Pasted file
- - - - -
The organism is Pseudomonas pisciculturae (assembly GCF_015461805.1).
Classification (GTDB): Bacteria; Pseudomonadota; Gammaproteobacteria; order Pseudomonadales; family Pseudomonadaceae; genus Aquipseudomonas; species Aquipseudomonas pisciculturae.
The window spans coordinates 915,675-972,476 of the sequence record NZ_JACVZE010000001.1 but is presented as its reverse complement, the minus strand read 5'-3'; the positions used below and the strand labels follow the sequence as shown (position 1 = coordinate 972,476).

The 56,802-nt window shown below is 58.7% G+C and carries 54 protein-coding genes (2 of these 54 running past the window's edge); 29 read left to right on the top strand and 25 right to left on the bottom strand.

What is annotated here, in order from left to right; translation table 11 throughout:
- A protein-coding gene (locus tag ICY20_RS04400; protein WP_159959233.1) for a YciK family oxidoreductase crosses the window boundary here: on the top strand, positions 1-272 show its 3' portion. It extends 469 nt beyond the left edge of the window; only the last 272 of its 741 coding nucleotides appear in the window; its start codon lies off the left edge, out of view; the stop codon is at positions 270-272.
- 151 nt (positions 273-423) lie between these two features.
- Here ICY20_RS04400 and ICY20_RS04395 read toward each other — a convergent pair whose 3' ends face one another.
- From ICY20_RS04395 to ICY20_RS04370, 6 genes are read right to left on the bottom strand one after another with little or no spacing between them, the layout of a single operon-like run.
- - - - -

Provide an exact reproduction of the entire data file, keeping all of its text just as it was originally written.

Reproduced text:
The organism is Pseudomonas pisciculturae (assembly GCF_015461805.1).
Classification (GTDB): Bacteria; Pseudomonadota; Gammaproteobacteria; order Pseudomonadales; family Pseudomonadaceae; genus Aquipseudomonas; species Aquipseudomonas pisciculturae.
The window spans coordinates 915,675-972,476 of the sequence record NZ_JACVZE010000001.1 but is presented as its reverse complement, the minus strand read 5'-3'; the positions used below and the strand labels follow the sequence as shown (position 1 = coordinate 972,476).

The 56,802-nt window shown below is 58.7% G+C and carries 54 protein-coding genes (2 of these 54 running past the window's edge); 29 read left to right on the top strand and 25 right to left on the bottom strand.

What is annotated here, in order from left to right; translation table 11 throughout:
- A protein-coding gene (locus tag ICY20_RS04400; protein WP_159959233.1) for a YciK family oxidoreductase crosses the window boundary here: on the top strand, positions 1-272 show its 3' portion. It extends 469 nt beyond the left edge of the window; only the last 272 of its 741 coding nucleotides appear in the window; its start codon lies off the left edge, out of view; the stop codon is at positions 270-272.
- 151 nt (positions 273-423) lie between these two features.
- Here ICY20_RS04400 and ICY20_RS04395 read toward each other — a convergent pair whose 3' ends face one another.
- From ICY20_RS04395 to ICY20_RS04370, 6 genes are read right to left on the bottom strand one after another with little or no spacing between them, the layout of a single operon-like run.